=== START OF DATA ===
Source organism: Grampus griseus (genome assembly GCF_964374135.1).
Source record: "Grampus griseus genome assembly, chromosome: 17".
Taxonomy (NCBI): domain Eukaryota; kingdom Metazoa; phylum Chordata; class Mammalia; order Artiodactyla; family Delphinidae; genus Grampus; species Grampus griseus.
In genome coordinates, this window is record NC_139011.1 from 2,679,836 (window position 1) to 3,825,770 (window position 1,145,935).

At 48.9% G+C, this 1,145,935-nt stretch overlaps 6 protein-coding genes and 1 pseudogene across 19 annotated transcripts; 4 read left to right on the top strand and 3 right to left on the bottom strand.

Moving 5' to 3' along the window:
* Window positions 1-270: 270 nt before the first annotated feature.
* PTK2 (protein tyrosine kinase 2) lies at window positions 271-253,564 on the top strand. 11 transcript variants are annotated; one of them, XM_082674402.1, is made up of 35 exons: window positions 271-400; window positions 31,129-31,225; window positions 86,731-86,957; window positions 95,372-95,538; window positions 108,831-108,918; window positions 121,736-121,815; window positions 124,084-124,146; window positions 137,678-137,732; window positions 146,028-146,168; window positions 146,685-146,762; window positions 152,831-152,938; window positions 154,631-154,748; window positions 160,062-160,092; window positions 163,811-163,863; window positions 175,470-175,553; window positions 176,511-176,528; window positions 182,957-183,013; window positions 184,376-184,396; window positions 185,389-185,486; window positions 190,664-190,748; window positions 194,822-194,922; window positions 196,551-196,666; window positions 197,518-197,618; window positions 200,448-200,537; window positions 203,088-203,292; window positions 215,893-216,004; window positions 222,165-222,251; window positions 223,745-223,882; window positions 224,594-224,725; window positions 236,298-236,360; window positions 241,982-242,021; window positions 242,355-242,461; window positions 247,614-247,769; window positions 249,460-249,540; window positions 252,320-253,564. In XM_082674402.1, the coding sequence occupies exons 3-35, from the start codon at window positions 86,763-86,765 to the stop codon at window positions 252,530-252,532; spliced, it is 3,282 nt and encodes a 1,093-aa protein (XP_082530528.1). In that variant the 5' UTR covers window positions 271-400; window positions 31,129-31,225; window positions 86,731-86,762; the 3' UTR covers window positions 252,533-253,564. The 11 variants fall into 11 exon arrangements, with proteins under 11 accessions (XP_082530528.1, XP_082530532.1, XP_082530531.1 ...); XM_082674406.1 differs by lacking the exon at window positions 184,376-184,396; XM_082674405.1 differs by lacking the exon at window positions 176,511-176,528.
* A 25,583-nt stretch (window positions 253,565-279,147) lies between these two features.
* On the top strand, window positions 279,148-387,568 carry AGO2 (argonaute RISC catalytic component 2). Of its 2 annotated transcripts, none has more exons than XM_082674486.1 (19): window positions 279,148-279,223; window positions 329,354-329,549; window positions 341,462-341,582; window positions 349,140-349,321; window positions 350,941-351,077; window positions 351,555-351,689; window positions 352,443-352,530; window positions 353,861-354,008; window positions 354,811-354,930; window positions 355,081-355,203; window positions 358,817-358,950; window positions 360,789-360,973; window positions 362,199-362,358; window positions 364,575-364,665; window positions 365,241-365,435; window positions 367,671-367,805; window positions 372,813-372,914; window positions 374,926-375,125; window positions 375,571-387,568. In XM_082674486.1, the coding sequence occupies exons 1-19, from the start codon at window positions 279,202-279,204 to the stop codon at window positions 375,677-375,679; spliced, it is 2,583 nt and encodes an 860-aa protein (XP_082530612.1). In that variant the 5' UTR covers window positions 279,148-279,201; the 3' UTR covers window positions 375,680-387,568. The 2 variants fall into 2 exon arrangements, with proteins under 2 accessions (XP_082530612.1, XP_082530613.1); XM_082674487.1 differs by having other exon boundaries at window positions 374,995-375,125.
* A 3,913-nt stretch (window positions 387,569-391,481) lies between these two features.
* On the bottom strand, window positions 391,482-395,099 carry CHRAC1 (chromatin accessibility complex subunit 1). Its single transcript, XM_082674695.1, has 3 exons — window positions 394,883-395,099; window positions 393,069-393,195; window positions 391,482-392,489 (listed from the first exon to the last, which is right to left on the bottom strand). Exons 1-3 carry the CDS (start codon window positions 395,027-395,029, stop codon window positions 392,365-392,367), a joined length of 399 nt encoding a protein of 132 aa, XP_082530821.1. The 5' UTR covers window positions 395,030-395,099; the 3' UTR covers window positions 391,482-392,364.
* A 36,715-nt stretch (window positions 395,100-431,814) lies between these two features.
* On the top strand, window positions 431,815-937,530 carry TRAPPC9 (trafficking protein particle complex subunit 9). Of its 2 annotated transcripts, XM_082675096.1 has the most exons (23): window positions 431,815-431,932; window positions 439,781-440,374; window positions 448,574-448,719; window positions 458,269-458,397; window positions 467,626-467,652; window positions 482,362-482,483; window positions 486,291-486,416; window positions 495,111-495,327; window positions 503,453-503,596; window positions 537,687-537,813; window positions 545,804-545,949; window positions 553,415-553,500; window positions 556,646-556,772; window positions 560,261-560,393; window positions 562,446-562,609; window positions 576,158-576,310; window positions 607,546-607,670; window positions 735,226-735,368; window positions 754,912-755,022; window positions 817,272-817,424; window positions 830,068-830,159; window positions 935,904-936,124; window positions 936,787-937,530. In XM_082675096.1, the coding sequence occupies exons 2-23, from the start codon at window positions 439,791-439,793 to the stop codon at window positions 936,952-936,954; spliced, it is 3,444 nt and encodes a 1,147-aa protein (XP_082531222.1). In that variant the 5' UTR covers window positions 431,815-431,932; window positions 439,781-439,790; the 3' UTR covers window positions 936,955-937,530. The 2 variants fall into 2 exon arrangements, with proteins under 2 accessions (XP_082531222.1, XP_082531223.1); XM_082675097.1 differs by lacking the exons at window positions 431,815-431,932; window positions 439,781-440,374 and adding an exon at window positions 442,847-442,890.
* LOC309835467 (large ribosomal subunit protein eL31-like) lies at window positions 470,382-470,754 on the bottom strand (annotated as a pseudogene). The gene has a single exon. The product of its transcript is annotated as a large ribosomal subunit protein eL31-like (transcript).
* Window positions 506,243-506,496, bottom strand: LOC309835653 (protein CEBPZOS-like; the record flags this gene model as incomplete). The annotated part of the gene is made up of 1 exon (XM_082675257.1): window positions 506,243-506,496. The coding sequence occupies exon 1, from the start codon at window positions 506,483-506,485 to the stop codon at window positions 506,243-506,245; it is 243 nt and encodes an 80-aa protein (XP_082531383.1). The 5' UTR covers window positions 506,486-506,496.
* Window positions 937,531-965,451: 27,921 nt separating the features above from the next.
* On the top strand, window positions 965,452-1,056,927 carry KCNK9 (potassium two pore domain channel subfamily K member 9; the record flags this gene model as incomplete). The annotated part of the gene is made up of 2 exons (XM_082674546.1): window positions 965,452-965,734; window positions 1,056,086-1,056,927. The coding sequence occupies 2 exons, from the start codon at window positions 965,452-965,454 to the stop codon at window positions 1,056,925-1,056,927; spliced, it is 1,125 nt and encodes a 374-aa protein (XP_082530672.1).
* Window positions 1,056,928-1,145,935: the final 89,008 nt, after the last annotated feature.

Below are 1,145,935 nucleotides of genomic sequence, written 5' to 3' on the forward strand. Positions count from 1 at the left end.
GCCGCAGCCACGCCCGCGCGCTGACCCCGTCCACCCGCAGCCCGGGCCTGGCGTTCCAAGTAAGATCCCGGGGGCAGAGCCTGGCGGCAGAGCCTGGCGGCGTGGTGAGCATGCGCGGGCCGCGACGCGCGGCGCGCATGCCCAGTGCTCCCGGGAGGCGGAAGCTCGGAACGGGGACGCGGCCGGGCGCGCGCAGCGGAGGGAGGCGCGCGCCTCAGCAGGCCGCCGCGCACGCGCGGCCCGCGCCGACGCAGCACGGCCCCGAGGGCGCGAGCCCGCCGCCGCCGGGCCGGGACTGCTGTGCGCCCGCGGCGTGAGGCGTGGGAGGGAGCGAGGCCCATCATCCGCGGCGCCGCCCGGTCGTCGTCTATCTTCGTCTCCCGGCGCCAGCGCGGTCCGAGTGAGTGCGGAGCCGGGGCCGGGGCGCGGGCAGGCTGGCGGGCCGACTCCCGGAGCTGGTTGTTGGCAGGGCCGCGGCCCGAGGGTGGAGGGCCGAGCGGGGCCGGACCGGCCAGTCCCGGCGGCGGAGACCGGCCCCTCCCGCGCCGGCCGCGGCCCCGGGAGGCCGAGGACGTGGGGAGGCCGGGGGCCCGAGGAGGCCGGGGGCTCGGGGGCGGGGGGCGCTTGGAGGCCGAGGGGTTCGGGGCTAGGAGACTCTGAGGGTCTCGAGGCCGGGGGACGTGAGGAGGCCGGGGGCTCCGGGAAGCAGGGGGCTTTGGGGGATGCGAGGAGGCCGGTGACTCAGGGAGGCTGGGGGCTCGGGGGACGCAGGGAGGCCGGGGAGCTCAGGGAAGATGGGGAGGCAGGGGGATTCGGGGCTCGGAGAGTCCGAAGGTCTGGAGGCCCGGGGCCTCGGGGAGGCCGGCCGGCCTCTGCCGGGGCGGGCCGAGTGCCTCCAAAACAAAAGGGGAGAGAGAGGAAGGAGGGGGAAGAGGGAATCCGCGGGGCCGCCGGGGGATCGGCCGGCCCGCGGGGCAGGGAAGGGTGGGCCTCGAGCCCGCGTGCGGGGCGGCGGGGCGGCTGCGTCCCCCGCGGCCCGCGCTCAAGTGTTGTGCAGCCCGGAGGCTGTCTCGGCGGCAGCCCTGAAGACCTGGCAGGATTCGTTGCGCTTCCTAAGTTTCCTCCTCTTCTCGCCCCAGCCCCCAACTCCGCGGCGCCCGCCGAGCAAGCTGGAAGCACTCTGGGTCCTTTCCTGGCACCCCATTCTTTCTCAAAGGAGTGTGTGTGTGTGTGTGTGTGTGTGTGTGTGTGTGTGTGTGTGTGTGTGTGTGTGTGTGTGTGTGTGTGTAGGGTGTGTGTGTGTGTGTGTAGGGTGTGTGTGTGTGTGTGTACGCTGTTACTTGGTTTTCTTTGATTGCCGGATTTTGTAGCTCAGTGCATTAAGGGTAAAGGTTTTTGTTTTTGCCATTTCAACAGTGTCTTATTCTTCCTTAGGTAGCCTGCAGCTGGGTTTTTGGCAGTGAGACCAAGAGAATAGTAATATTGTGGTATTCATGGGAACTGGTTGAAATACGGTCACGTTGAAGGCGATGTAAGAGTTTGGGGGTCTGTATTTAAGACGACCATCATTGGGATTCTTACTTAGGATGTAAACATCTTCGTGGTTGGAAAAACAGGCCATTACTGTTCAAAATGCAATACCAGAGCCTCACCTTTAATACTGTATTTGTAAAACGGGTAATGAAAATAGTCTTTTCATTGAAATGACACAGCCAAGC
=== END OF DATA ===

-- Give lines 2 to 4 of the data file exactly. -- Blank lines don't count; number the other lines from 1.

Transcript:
Source record: "Grampus griseus genome assembly, chromosome: 17".
Taxonomy (NCBI): domain Eukaryota; kingdom Metazoa; phylum Chordata; class Mammalia; order Artiodactyla; family Delphinidae; genus Grampus; species Grampus griseus.
In genome coordinates, this window is record NC_139011.1 from 2,679,836 (window position 1) to 3,825,770 (window position 1,145,935).